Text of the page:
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Punishing Josef Fritzl
The injustice, or wisdom, of sending Austria’s rapist dad to a mental hospital
H

ow do you punish a man for locking up his daughter in a “squalid dungeon” for 24 years, raping her repeatedly, and making her bear seven children? asked Bojan Pancevski in Time. Austria sentenced such a man, Josef Fritzl, to life—or maybe only 15 years—in “an Alpine psychiatric unit,” with access to a gym and cooking classes. Many Austrians are “unsatisfied,” and embarrassed about the stain the whole Fritzl affair has left on their country.

Fritzl is unlikely to serve his whole sentence in a hospital, said psychiatrist Tim Kendall in Britain’s The Independent. If his new prison psychiatrists confirm the diagnosis that he’s “a very rare and very serious type of psychopath,” rather than merely afflicted with a mental illness such as schizophrenia, he should go to “a normal prison,” like the “evil” criminal he is.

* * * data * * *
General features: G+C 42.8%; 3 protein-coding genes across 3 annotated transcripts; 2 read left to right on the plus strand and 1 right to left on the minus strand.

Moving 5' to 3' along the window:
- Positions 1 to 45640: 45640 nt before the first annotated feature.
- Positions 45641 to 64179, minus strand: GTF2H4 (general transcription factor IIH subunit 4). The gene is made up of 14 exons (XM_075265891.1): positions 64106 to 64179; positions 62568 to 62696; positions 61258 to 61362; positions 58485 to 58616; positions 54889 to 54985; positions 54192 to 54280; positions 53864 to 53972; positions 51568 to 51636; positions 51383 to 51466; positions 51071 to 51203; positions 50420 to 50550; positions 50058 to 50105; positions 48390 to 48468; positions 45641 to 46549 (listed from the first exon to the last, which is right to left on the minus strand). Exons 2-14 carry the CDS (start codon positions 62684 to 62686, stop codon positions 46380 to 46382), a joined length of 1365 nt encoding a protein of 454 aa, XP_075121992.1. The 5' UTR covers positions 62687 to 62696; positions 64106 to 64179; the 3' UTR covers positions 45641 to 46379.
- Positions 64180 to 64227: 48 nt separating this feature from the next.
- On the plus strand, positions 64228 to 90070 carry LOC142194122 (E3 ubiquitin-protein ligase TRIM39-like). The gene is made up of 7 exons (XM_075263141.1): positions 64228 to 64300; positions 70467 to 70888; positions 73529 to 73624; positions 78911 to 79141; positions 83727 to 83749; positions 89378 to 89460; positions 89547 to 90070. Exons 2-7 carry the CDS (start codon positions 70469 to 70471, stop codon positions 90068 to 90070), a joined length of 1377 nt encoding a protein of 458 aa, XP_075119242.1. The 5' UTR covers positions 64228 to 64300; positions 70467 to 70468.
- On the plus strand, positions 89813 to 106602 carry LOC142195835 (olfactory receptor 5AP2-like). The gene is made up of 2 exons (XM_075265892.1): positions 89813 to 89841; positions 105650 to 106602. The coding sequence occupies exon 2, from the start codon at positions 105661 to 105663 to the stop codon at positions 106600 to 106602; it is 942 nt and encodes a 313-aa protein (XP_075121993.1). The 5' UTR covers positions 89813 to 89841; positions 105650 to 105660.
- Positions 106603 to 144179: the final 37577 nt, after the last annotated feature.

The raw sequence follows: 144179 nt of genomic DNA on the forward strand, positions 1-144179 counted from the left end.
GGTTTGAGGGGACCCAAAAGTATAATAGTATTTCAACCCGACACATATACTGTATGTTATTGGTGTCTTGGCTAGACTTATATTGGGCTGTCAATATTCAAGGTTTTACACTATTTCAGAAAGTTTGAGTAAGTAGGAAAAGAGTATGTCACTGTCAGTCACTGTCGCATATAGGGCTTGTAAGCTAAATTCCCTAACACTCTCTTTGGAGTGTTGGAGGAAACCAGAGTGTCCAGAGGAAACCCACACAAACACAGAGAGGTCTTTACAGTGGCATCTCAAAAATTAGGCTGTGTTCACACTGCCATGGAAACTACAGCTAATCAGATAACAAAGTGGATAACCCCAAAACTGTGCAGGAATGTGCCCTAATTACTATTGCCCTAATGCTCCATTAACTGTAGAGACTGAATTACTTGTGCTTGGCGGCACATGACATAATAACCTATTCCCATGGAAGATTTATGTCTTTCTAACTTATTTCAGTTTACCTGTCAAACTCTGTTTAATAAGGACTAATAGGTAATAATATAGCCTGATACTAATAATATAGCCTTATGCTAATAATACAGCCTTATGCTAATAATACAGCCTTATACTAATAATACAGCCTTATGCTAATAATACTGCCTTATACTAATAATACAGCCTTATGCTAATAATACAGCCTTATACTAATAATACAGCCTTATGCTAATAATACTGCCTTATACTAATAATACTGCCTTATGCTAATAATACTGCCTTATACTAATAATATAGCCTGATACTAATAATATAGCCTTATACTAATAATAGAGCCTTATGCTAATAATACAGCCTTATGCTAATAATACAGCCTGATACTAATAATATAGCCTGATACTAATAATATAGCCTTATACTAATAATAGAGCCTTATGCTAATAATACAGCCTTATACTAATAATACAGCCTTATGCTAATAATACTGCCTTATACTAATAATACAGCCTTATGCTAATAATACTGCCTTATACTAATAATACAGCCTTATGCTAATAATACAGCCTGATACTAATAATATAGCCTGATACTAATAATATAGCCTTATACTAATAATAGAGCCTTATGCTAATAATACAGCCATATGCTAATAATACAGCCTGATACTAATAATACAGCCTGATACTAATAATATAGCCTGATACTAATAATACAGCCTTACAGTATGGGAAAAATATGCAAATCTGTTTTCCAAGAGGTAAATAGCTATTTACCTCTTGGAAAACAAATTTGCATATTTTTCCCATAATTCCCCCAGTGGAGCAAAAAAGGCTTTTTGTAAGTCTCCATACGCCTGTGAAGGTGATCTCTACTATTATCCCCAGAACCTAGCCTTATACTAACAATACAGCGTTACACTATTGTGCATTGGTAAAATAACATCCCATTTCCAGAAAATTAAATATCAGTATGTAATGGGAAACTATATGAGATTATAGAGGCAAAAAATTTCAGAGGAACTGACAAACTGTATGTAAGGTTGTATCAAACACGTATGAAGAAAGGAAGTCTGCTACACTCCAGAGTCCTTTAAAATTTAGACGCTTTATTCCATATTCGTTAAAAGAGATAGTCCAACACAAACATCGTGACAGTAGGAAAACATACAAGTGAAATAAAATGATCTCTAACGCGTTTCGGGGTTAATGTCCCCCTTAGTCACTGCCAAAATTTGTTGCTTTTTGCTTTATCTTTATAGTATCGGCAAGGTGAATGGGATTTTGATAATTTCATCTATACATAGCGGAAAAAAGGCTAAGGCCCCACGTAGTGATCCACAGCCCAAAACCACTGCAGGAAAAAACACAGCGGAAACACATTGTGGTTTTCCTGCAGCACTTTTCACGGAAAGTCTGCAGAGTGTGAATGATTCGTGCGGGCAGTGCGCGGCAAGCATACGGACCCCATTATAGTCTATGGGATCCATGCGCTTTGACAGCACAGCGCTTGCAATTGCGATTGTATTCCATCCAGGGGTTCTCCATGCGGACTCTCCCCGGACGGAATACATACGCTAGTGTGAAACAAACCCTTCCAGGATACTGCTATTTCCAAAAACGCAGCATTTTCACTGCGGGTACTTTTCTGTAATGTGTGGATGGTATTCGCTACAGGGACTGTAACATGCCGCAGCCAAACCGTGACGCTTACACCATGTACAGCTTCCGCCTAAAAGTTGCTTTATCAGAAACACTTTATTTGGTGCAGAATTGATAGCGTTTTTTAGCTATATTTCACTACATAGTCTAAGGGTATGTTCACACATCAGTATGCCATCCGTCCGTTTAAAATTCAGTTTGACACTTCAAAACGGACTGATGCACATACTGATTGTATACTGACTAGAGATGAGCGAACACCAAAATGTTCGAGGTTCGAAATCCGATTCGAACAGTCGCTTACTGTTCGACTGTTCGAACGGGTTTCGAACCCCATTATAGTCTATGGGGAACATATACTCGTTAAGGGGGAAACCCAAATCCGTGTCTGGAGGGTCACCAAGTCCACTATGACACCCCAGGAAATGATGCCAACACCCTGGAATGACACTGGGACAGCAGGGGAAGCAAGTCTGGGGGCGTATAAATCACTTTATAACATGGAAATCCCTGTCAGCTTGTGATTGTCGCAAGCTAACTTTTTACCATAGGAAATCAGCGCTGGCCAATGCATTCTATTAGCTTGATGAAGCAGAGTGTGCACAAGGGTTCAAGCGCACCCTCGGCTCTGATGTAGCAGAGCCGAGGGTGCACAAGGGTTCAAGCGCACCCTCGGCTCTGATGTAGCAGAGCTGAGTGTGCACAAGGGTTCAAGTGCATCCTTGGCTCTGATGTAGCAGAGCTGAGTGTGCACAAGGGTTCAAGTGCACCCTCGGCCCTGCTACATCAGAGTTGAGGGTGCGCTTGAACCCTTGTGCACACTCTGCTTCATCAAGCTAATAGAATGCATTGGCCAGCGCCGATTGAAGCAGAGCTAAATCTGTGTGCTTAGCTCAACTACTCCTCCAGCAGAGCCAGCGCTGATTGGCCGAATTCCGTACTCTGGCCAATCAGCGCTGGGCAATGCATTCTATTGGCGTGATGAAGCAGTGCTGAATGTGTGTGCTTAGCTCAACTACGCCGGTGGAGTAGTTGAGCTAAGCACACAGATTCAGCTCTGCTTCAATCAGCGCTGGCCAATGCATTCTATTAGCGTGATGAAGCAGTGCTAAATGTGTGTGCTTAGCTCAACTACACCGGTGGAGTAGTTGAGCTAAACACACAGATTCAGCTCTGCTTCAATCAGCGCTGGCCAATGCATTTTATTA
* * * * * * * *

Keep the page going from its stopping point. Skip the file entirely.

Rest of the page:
Even life in prison “hardly seems like punishment enough,” said Susan Johnston in Lemondrop, for what Fritzl himself calls “my sick behavior.” But it’s a good place to start.

It’s probably for the best that Fritzl doesn’t face “a rope or a lethal injection,” said George Pitcher in Britain’s The Telegraph. Keeping him alive is an uncomfortable but important reminder that while he may be “evil,” he’s also a “chillingly ordinary” human being. It’s a “terrifying thought,” but one that might keep us vigilant to the darkness within us.

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